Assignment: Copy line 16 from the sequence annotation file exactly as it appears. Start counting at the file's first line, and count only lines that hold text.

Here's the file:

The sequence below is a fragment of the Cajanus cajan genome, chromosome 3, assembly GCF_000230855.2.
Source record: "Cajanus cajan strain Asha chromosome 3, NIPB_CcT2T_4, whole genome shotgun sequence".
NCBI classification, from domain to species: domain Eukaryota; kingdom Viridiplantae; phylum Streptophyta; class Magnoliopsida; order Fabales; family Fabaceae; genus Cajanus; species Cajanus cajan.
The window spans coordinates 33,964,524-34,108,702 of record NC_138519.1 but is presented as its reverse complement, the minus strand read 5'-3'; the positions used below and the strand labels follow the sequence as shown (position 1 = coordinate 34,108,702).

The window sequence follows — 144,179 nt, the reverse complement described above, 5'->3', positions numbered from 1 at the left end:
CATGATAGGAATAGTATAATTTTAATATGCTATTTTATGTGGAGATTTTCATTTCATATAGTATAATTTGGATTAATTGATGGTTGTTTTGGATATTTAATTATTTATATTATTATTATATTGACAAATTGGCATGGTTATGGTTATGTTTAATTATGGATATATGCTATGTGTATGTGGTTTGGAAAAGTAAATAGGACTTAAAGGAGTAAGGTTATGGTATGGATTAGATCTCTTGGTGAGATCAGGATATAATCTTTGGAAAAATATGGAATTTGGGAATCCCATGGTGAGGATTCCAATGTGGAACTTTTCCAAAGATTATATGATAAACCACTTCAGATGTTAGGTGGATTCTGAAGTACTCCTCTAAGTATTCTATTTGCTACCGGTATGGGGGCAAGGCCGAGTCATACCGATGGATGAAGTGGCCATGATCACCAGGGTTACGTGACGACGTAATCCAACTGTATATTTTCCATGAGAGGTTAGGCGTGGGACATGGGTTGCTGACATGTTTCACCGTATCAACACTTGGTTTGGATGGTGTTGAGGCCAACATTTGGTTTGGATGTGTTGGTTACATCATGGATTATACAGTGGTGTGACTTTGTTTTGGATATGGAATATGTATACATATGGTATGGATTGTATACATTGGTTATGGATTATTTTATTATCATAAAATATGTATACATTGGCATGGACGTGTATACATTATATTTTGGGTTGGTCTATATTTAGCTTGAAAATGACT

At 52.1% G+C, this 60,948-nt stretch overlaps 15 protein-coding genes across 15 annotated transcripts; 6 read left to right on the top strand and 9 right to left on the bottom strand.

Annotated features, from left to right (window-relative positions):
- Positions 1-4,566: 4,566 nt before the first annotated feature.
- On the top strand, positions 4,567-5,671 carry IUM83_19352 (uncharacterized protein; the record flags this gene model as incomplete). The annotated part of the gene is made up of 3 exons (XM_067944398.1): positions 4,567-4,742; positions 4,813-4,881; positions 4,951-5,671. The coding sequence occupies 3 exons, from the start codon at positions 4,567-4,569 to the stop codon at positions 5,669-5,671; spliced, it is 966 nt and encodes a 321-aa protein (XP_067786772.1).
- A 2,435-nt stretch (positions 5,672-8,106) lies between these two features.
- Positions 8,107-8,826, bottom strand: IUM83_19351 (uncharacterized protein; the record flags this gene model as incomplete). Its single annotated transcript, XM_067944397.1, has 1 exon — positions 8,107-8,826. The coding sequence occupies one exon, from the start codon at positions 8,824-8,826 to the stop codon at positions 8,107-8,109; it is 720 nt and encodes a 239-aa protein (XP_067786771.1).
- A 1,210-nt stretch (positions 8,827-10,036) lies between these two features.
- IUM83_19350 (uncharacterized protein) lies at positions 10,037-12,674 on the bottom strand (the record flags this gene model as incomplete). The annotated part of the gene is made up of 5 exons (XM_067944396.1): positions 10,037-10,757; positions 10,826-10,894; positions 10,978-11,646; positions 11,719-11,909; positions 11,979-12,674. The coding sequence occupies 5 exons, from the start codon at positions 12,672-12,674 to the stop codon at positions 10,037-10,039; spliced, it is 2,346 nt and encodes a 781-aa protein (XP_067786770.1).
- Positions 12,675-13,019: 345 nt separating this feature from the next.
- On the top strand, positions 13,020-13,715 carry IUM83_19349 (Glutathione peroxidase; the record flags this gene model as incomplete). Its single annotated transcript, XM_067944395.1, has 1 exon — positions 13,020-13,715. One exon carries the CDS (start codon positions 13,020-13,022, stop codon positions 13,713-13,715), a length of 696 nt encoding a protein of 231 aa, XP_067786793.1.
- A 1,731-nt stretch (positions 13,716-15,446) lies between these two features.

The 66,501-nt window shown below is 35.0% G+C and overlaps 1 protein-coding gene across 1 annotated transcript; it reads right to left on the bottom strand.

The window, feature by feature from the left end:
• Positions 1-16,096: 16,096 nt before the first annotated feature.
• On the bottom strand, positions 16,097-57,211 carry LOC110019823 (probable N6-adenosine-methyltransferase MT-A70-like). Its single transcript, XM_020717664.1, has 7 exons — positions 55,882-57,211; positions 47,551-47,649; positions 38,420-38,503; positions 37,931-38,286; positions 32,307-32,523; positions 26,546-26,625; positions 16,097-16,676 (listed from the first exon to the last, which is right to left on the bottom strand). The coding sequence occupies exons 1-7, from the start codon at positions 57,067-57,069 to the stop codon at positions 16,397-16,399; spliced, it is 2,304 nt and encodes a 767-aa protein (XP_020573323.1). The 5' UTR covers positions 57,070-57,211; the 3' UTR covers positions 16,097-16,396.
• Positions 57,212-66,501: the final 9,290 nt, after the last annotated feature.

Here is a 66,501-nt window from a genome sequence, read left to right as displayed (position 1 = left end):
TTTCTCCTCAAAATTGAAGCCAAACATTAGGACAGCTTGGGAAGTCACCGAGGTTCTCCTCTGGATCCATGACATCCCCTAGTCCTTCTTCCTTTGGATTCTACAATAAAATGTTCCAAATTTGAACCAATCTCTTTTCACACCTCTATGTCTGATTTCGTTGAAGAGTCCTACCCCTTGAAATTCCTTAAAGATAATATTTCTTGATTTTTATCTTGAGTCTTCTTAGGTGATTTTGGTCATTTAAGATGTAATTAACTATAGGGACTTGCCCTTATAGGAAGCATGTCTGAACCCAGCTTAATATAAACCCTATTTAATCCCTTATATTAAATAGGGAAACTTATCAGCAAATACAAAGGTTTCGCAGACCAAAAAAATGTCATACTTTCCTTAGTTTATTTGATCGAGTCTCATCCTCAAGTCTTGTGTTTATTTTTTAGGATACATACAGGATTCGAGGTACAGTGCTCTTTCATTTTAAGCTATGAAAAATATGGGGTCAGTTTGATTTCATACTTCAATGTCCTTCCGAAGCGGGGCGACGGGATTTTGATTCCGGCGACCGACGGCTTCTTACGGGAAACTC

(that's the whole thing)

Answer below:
- On the top strand, positions 13,020-13,715 carry IUM83_19349 (Glutathione peroxidase; the record flags this gene model as incomplete). Its single annotated transcript, XM_067944395.1, has 1 exon — positions 13,020-13,715. One exon carries the CDS (start codon positions 13,020-13,022, stop codon positions 13,713-13,715), a length of 696 nt encoding a protein of 231 aa, XP_067786793.1.